For Berrimilla's first circumnavigation, the International Space Station
and the North West Passage, go to

Wednesday, February 24, 2010

can almost smell the roses

South of Wollongong

Position 0630 24th 4311 13502, trip 129, DMG 124 and SE Cape 516 miles. Well inside the last 628 miles, the last Berrimilla Unit. If we were actually sailing the S2H course, we'd be down approaching Bateman's Bay. From here, it's just a matter of time. Metre by metre, and climb over the white lines in the road.

The sun's out and we had the last 2 Cape Town eggs and 4 of the last 8 slices of bacon with our breakfast dose from the good Doctor from Dublin. Wooohooo. Pete's out in the cockpit in his shorts scraping off the scales.


I would love to have a copy of Joan Baez singing a ballad that I think had the word 'Juniper' in the title, with the chorus 'There but for fortune go you or go I' - it's about the results of too much gin, actually and I think appropriate for the flag hoist.

I tried to find one last time I was in New York, in an amazing record shop and no go. The shop had just about everything else although not the last live gig she did with Dylan (yes please if you've got that too!). Does anyone know what album it's on? Better still, does anyone have a copy? Song or album? And are you willing to send it to me?

If so, could you please tell me via berrimilla2 at gmail. If you have a copy, I'll finger you to send it to my personal gmail.


One for breakfast and a special greeting for Corey

I have just received a deputation purporting to represent all the colonies of ferals now prolificating around the place - the original booties and the baggies, pit, crutchies, mouldies, foodies, dry suit sweaties, boggies, bilgebotties and the rest. They wished to make clear that they take a very dim view of the fact that Tasmania is just Over There and they indicated their intention to emigrate en masse at the first opportunity in Hobart. I told them I'd find them a noice Kiwi boat (just their style) or maybe even a CSIRO research vessel so some real science can be done - and point them in the right direction. Mollification seems to have occurred and they departed to their grots apparently happy. I hear the sounds of trunks and suitcases being dragged from the depths.

They asked me to say farewell to all y'all and thank you for all those bits of flaky skin and bogeys and scrofules and stuff that they know you've been teleporting out here for them to feast on - so all y'all Merci et au revoir from les Feraux. I have a feeling they won't all go and we may have company in the future but I haven't let on that I think it would be a better boat if some of them did stay. We'll see.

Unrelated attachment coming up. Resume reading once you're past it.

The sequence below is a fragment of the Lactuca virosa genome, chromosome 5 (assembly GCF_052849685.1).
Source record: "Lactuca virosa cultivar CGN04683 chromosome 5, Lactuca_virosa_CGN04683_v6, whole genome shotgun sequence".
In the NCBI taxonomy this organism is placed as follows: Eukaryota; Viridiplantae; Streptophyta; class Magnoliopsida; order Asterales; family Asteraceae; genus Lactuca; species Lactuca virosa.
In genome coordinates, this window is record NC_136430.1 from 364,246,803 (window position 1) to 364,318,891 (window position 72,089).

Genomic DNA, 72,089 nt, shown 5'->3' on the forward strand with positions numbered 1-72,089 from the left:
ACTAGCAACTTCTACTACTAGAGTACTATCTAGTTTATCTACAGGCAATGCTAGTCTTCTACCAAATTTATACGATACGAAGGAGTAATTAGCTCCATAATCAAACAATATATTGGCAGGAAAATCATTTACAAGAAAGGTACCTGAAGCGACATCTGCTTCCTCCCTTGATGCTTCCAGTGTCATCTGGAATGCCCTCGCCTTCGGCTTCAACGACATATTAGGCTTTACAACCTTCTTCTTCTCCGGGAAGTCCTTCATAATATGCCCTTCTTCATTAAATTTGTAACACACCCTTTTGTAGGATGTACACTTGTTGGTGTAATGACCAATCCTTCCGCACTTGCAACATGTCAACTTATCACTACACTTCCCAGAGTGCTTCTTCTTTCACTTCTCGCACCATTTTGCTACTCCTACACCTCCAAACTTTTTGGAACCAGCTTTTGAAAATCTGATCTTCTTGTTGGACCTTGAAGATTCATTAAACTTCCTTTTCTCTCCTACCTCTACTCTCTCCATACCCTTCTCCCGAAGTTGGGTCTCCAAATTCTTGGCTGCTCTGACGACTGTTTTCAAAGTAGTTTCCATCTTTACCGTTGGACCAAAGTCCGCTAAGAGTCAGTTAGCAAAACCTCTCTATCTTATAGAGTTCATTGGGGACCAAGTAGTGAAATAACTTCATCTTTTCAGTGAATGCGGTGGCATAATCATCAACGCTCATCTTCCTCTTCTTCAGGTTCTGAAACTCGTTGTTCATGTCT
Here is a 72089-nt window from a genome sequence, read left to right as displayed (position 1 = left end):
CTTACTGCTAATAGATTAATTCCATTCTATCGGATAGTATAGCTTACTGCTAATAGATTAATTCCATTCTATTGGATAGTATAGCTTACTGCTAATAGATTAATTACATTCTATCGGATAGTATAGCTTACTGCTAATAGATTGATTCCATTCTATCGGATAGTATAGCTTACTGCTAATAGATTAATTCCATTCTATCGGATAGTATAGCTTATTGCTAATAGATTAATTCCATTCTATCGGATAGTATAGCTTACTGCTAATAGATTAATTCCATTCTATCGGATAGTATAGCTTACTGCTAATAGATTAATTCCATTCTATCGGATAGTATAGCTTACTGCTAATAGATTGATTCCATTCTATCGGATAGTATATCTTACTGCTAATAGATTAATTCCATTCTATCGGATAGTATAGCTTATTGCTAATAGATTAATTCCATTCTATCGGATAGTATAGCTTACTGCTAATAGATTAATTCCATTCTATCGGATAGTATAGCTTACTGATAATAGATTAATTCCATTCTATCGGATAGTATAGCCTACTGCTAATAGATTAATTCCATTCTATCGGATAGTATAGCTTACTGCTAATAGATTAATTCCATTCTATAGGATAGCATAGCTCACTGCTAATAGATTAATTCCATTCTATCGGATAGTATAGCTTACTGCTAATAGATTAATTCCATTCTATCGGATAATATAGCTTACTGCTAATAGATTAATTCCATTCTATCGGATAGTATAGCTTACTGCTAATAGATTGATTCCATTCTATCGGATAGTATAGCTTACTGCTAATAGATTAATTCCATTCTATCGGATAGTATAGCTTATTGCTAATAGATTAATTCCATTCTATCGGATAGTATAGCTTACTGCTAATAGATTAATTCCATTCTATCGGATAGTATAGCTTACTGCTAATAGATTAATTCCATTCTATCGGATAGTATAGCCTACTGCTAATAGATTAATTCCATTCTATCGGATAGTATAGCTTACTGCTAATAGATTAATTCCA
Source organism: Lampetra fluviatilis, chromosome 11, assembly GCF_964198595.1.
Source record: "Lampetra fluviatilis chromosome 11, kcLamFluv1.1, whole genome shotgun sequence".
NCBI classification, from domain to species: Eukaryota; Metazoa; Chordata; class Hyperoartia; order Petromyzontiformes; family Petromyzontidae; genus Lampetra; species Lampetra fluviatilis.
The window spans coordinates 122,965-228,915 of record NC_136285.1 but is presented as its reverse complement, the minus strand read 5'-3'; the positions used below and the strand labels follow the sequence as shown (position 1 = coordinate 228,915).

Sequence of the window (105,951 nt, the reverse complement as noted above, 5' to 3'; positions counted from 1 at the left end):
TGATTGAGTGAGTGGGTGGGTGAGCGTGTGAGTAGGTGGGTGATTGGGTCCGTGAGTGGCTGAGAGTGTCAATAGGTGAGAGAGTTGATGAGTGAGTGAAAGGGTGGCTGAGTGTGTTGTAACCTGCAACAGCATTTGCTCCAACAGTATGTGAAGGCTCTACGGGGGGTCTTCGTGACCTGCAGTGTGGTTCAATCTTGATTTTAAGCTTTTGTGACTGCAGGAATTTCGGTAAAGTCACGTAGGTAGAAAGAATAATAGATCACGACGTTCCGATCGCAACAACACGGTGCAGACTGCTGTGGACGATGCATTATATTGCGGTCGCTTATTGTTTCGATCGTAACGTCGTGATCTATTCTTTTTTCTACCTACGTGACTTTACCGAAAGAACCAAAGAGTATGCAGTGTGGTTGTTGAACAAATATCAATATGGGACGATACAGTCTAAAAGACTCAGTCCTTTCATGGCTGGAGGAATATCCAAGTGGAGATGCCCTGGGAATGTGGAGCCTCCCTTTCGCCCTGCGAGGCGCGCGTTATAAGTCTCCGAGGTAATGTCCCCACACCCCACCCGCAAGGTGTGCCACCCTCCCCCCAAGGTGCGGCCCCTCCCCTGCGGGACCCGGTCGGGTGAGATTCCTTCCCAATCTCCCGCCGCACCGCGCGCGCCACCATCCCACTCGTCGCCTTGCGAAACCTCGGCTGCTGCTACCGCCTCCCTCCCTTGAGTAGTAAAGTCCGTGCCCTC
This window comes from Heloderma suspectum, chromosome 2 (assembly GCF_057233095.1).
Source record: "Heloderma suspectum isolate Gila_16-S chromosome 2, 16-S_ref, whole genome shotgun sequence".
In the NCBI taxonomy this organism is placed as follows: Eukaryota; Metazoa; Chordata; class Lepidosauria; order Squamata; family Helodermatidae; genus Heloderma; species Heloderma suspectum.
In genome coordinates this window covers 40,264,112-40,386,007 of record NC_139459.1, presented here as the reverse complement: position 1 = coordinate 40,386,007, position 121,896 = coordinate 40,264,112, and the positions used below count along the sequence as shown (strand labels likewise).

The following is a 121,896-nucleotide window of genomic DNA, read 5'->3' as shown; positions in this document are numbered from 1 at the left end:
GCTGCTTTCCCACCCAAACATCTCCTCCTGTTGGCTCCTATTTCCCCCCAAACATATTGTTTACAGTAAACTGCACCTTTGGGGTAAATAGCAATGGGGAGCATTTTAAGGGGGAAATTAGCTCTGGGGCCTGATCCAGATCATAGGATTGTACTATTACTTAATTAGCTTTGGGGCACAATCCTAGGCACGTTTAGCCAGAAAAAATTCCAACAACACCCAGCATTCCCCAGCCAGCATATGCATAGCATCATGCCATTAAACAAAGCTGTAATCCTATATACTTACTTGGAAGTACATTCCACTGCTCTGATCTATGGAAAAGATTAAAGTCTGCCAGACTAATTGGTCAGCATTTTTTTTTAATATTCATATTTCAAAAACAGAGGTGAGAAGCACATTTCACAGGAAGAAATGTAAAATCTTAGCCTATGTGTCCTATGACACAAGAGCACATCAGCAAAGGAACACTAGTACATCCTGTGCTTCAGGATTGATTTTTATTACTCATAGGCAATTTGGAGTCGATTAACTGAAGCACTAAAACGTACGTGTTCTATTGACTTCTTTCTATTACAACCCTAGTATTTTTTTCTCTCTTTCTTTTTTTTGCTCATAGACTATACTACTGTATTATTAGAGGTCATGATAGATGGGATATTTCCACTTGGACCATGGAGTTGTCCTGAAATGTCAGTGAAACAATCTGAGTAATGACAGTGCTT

Corey D - if you're out there - Very Special G'day! We're almost at the opposite end of the earth down here but thinking of you. You were one of those people without whom the NW passage transit would have been so much more difficult. Thanks! I'll try to stay in better touch.

Other ferals: I have just seen what I think was a sunfish, about as big as a small car, one high aspect ratio triangular fin and a blob. Masses of smaller birds - lots of Black Bellied Storm Petrels, a small flock of prions and possibly some Gould's Petrels. The albatross yesterday was a black brow after all - it came close enough to get a better look.

Paul D - the big albatrosses are almost indistinguishable from eachother as you know - the transition from fledgling to mature has so many variations across the species that a guess is as good as it gets. I've got perhaps 500 raw file photos (very high definition)if you or anyone wants to play with them. Each pic's metadata will allow me to locate the pic within a few miles if that's important but I will have to do it by comparison with the boat's nav data - the Nik predates the GPS versions.

Just been sorting a flag hoist for the Derwent - top to bottom: UK, Ireland (with Royal Cork YC and RNLI burgees) Portugal, South Africa and TAAF Kerguelen (Terres Australes et Antarctiques Francaises). Plus Berri's well travelled Q flag.

The big hoist will be for Sydney, covering both voyages. All the flags should be in Hobart ready for us and top to bottom should be NZ, Chile, Argentina, Falklands, UK, RANSA burgee (representing Australia), USA, Alaska, Canada, Inuvut, Greenland, Cornwall (representing UK the second time) and as above from Ireland, minus the Q. 18 all together unless I've forgotten any - and unique. If I can find the 2009 Fastnet battle flag, we'll hoist that one too.

Fan mail

From a friend in the UK - I thought it ought to be shared:

3 Record Breakers potentially......just thought I'd let you know that in
> this current 24 hours I reckon you've been part of a record breaking
> trio...all in exactly the same place on earth within 24 hours...albeit
> differing speeds and altitudes.
> 1. Berri....just about to be only boat on earth to circumnavigate twice,
> the normal way and the "abnormal" way.....
> 2. Groupama that should be just about passing you as I write......hopefully
> to become circumnavigating record breaker
> 3. Space Shuttle.....I watched Endeavour landing live on the web last night
> and shortly after her de-orbit burn on her last orbit to land she passed
> directly overhead you (12.30 midday your time) coming in to land....long
> finals so to speak. It was the last ever night landing and therefore the
> last ever circumavigation of a shuttle to land at night.
> O.k. I know I'm being adventurous but seems to me that's a nice record
> breaking trio to be a part of !!!

Yep! Thanks Sue - noice indeed! But the Examiner still lurks, even on long finals.